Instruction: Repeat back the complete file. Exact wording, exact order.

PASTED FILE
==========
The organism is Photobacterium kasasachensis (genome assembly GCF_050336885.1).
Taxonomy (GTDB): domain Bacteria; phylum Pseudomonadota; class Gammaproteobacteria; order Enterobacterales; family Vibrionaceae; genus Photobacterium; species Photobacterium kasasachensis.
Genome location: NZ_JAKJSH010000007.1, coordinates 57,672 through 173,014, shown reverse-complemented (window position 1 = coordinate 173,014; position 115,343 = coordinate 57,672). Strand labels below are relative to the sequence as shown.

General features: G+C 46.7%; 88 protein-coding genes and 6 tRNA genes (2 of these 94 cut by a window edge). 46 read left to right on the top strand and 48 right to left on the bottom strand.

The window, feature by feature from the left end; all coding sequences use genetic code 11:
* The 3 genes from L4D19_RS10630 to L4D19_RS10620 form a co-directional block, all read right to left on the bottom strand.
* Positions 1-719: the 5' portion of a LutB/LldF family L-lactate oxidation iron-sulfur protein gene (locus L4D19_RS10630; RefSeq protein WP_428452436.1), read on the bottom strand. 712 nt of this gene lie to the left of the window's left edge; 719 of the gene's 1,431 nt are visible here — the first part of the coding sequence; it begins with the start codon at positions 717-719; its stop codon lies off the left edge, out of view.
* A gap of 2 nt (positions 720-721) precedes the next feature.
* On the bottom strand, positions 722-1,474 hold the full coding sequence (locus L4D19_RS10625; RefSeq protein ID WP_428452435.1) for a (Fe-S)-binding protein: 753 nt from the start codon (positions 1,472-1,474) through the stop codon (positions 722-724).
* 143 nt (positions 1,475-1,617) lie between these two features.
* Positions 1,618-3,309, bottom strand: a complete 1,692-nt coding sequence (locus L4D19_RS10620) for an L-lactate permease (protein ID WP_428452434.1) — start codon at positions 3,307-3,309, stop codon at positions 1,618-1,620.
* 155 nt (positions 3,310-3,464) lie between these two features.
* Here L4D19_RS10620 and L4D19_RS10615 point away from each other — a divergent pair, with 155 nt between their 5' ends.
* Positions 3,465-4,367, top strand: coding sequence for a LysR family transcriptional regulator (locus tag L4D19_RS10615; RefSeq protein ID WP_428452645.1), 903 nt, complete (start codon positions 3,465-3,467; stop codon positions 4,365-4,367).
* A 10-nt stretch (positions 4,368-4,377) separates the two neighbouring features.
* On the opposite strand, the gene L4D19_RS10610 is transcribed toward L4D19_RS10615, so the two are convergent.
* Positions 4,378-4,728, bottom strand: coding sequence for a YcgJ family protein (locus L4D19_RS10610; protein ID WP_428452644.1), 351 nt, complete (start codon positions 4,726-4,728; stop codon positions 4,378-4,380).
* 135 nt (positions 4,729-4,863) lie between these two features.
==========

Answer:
The organism is Photobacterium kasasachensis (genome assembly GCF_050336885.1).
Taxonomy (GTDB): domain Bacteria; phylum Pseudomonadota; class Gammaproteobacteria; order Enterobacterales; family Vibrionaceae; genus Photobacterium; species Photobacterium kasasachensis.
Genome location: NZ_JAKJSH010000007.1, coordinates 57,672 through 173,014, shown reverse-complemented (window position 1 = coordinate 173,014; position 115,343 = coordinate 57,672). Strand labels below are relative to the sequence as shown.

General features: G+C 46.7%; 88 protein-coding genes and 6 tRNA genes (2 of these 94 cut by a window edge). 46 read left to right on the top strand and 48 right to left on the bottom strand.

The window, feature by feature from the left end; all coding sequences use genetic code 11:
* The 3 genes from L4D19_RS10630 to L4D19_RS10620 form a co-directional block, all read right to left on the bottom strand.
* Positions 1-719: the 5' portion of a LutB/LldF family L-lactate oxidation iron-sulfur protein gene (locus L4D19_RS10630; RefSeq protein WP_428452436.1), read on the bottom strand. 712 nt of this gene lie to the left of the window's left edge; 719 of the gene's 1,431 nt are visible here — the first part of the coding sequence; it begins with the start codon at positions 717-719; its stop codon lies off the left edge, out of view.
* A gap of 2 nt (positions 720-721) precedes the next feature.
* On the bottom strand, positions 722-1,474 hold the full coding sequence (locus L4D19_RS10625; RefSeq protein ID WP_428452435.1) for a (Fe-S)-binding protein: 753 nt from the start codon (positions 1,472-1,474) through the stop codon (positions 722-724).
* 143 nt (positions 1,475-1,617) lie between these two features.
* Positions 1,618-3,309, bottom strand: a complete 1,692-nt coding sequence (locus L4D19_RS10620) for an L-lactate permease (protein ID WP_428452434.1) — start codon at positions 3,307-3,309, stop codon at positions 1,618-1,620.
* 155 nt (positions 3,310-3,464) lie between these two features.
* Here L4D19_RS10620 and L4D19_RS10615 point away from each other — a divergent pair, with 155 nt between their 5' ends.
* Positions 3,465-4,367, top strand: coding sequence for a LysR family transcriptional regulator (locus tag L4D19_RS10615; RefSeq protein ID WP_428452645.1), 903 nt, complete (start codon positions 3,465-3,467; stop codon positions 4,365-4,367).
* A 10-nt stretch (positions 4,368-4,377) separates the two neighbouring features.
* On the opposite strand, the gene L4D19_RS10610 is transcribed toward L4D19_RS10615, so the two are convergent.
* Positions 4,378-4,728, bottom strand: coding sequence for a YcgJ family protein (locus L4D19_RS10610; protein ID WP_428452644.1), 351 nt, complete (start codon positions 4,726-4,728; stop codon positions 4,378-4,380).
* 135 nt (positions 4,729-4,863) lie between these two features.